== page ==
|US5574667 *||Jun 1, 1995||Nov 12, 1996||Compaq Computer Corporation||Temperature independent fan-error correction circuit|
|US5612677 *||Sep 29, 1995||Mar 18, 1997||Baudry; Jean-Jerome C.||System to monitor the temperature of an integrated circuit and to dissipate heat generated thereby|
|Citing Patent||Filing date||Publication date||Applicant||Title|
|US6020820 *||Oct 28, 1997||Feb 1, 2000||Micro-Star International Co., Ltd.||CPU over-heat protection detection device|
|US6188189||Dec 23, 1999||Feb 13, 2001||Analog Devices, Inc.||Fan speed control system|
|US6359565 *||Jun 3, 1999||Mar 19, 2002||Fujitsu Network Communications, Inc.||Method and system for monitoring the thermal status of a card shelf|
|US6407672||May 18, 1999||Jun 18, 2002||Steven A. Grenz||Adaptive CPU cooling fan speed monitor device|
|US6496118||Sep 11, 2001||Dec 17, 2002||Warren L. Smith||Computer chip heat protection apparatus|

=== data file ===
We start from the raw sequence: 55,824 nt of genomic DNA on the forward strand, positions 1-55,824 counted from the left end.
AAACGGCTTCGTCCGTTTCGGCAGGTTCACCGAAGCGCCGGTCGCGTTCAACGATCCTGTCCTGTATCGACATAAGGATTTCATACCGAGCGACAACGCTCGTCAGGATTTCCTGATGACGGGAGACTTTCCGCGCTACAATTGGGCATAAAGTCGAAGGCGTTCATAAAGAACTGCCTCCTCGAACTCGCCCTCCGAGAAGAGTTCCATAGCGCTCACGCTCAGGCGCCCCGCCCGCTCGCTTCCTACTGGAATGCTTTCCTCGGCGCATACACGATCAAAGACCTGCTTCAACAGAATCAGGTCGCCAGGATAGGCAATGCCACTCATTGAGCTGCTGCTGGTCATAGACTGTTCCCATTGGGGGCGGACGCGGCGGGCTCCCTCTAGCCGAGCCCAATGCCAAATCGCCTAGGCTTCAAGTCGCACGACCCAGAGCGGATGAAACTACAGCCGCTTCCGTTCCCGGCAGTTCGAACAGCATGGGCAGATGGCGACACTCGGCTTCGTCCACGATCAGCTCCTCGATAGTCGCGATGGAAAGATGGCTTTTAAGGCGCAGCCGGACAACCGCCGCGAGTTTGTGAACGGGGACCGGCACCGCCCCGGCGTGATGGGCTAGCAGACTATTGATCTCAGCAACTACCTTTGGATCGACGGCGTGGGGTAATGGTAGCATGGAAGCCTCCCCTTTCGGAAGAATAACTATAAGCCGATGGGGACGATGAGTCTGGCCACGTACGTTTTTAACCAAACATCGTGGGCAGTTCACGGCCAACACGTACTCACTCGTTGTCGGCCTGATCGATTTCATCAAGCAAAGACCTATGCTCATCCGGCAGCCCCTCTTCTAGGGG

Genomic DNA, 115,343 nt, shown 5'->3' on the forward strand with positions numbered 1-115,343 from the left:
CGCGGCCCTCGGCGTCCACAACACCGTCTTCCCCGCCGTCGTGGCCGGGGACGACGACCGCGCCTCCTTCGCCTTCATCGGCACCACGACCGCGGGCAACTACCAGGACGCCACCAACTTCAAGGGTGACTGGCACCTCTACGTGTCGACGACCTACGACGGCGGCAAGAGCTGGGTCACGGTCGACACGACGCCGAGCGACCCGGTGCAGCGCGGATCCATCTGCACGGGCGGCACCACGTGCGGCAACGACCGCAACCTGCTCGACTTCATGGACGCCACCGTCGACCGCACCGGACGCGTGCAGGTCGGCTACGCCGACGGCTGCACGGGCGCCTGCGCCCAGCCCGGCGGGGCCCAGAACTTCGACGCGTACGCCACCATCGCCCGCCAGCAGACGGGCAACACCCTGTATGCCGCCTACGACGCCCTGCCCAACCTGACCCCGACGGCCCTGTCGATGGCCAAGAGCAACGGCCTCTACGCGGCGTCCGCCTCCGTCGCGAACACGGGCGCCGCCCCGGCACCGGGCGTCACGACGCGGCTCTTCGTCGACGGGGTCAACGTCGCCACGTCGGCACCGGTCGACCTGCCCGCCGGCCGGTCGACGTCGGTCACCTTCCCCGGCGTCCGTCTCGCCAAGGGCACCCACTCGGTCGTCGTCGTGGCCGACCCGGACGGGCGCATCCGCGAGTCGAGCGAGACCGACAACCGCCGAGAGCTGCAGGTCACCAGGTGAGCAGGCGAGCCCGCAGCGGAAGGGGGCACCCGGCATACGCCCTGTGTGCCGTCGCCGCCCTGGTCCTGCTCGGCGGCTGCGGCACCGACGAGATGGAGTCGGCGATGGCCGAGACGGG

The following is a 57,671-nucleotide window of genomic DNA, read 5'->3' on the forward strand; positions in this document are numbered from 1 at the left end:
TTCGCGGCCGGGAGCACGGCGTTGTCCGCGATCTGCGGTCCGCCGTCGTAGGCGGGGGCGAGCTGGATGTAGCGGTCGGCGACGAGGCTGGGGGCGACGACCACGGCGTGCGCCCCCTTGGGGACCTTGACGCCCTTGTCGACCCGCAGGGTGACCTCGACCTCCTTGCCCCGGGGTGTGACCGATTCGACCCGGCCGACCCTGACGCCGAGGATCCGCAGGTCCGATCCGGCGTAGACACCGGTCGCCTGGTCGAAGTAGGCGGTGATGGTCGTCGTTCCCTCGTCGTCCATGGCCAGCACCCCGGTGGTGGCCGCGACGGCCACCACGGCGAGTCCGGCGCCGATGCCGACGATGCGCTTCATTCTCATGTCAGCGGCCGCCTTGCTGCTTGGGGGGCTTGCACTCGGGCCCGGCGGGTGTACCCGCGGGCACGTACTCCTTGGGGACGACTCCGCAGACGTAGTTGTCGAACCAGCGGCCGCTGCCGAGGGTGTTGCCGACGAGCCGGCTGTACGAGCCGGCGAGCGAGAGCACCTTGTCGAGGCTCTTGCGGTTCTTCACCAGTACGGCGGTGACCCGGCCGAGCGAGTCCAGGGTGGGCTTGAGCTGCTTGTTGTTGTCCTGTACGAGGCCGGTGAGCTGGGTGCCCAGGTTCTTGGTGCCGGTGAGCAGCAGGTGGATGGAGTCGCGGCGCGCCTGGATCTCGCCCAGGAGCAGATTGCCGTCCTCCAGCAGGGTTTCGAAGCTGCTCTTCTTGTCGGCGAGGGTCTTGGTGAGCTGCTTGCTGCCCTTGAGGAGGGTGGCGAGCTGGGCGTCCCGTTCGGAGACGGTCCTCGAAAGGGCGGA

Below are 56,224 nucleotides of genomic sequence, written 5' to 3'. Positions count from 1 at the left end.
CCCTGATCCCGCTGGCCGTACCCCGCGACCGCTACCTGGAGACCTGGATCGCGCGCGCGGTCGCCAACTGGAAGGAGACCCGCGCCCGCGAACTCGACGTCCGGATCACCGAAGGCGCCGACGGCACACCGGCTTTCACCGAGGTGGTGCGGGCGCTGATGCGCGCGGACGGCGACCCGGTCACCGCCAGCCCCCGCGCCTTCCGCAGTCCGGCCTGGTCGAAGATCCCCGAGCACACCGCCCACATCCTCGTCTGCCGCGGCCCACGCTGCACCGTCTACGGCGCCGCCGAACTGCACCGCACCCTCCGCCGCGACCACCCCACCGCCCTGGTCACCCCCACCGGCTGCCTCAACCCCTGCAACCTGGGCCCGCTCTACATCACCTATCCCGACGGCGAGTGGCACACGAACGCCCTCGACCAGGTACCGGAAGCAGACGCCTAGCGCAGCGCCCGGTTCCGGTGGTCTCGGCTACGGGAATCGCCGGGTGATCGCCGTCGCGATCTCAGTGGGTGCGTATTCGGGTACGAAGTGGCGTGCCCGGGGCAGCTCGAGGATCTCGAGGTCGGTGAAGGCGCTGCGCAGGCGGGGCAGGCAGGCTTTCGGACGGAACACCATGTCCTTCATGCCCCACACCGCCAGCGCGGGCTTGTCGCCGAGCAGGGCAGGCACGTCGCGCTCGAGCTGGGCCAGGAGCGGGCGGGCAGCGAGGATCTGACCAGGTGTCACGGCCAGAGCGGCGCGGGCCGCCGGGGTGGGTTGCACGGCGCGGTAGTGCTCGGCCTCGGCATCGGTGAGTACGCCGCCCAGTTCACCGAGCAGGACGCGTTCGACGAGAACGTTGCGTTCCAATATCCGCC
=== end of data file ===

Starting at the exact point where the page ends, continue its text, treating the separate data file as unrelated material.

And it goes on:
|US6534995 *||Jan 19, 2001||Mar 18, 2003||Advanced Micro Devices, Inc.||Circuit for detecting a cooling device in a computer system|
|US6661655 *||Jun 13, 2001||Dec 9, 2003||Hewlett-Packard Development Company, L.P.||Methods and systems for monitoring computers and for preventing overheating|
|US6727820 *||Feb 5, 2002||Apr 27, 2004||Fujitsu Network Communications, Inc.||Method and system for monitoring the thermal status of a card shelf|
|US6873065||Apr 19, 2001||Mar 29, 2005||Analog Devices, Inc.||Non-optical signal isolator|
|US6876304 *||Apr 23, 2004||Apr 5, 2005||Fujitsu Network Communications, Inc.||Method and system for monitoring the thermal status of a card shelf|
|US6903578||May 11, 2004||Jun 7, 2005||Analog Devices, Inc.||Logic isolator|
|US6963267 *||Mar 15, 2002||Nov 8, 2005||Wayne-Dalton Corporation||Operator for a movable barrier and method of use|
|US7075329||Apr 29, 2004||Jul 11, 2006||Analog Devices, Inc.||Signal isolators using micro-transformers|
|US7151349||Apr 8, 2004||Dec 19, 2006||Analog Devices, Inc.||Fan speed control|
|US7173514||Sep 10, 2004||Feb 6, 2007||Wayne-Dalton Corp.||Operator for a movable barrier and method of use|
|US7252139||Nov 27, 2001||Aug 7, 2007||Sun Microsystems, Inc.||Method and system for cooling electronic components|
|US7268690 *||Feb 28, 2003||Sep 11, 2007||Cisco Technology, Inc.||Industrial ethernet switch|
|US7277295||Feb 28, 2003||Oct 2, 2007||Cisco Technology, Inc.||Industrial ethernet switch|